The finer details of Local Law 152 can be complicated, and when fines for failing LL152 can reach as high as $10,000, the process of completing the inspection can be overwhelming without the proper help. Thankfully, when you hire a master plumber to complete the inspection, you have an expert who is there to make sure your property is good to go. For Local Law 152 help, contact Empire Plumbing, today.
What Makes a Master Plumber Different?
It’s important to understand who is coming to complete your gas pipe inspection for Local Law 152. A Master Plumber has attained an expert-level license in the plumbing industry. This means that they have an education in not only the repair of most plumbing services, but also in the planning and designing of a plumbing or gas system as well.
This sort of certification does not come without years of experience and training in the field. Typically, a Master Plumber has spent seven years working underneath another Master Plumber for education and expertise. This means the individual coming to inspect your property has more than likely spent many more years repairing and inspecting plumbing systems after completing their apprenticeship.
After their time spent learning, the plumber then applies to receive certification as a Master Plumber. There are other ways to qualify to be a Master Plumber well. Those with a bachelor’s degree in mechanical engineering are typically only required to spend five years apprenticing in the trade before applying due to their higher education.
In New York City, Master Plumbers are expected to have specifically worked in New York before they apply to become a Master Plumber as well. This means your Master Plumber will be local. This level of experience also means that the Master Plumber coming to your property is well-versed in plumbing systems for commercial and residential properties. They have proven their knowledge and skills to the New York Department of Buildings (DOB), and their inspections skills are recognized formally for situations like Local Law 152.
Can I Prepare for a Master Plumber?
Nothing is required of you before the inspection is more than can be handled with regular custodial experience. Any of the actual inspection work should be left to the master plumber, as gas lines can be incredibly dangerous if you don’t know what you are doing.
These are some of the steps you can take in anticipation of your local law 152 master plumber inspection:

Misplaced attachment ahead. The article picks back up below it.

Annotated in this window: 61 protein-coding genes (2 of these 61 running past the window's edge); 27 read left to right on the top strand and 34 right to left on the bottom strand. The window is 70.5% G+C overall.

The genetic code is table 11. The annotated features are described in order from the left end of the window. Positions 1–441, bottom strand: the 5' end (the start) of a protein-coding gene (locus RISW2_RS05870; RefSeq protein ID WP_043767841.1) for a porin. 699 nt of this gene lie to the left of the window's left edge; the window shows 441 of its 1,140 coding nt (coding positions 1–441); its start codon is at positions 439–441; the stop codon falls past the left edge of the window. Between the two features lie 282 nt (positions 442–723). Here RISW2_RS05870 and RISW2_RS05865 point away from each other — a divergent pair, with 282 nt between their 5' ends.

- Review What Will be Inspected – The inspection will be looking at all exposed gas piping in your building from the entrance to any private tenant spaces. Your Master Plumber will not go inside tenant units, but any public space will be part of the inspection.
- Prepare Access to Inspection Areas – Your master plumber is going to require access to your boiler room, as well as any corridors, hallways, or public spaces. Having the keys required for access is a great way to prepare for your Master Plumber’s inspection.
- Remove Clutter Near Gas Piping – It is incredibly important that your Master Plumber has easy access to the gas piping of your property. Removing any debris will not only lend itself to a faster inspection, but also allow your Master Plumber to perform a more accurate inspection.
- Don’t Leave the Inspection to the Last Minute – This last piece of advice is more for you than the Master Plumber, but they will appreciate not being called out at the last second. Local Law 152 can be complicated if you are not up to date on the district schedule and other requirements. Make sure you know what forms need to filled out and by what date, so that the Master Plumber is only required to focus on the inspection.
If you have any concerns about your Local Law 152 inspection, or feel like the process is still hard to understand, give your Empire Plumbing a call. We have the skills needed to walk you through whatever part of the process you are still unclear on.
We understand that having a Master Plumber come to inspect your property can be a stressful experience in of itself. Without a complete understanding of what they are looking for and how best to accommodate them, an inspection can feel invasive when in reality it is only to your benefit as a homeowner or landlord.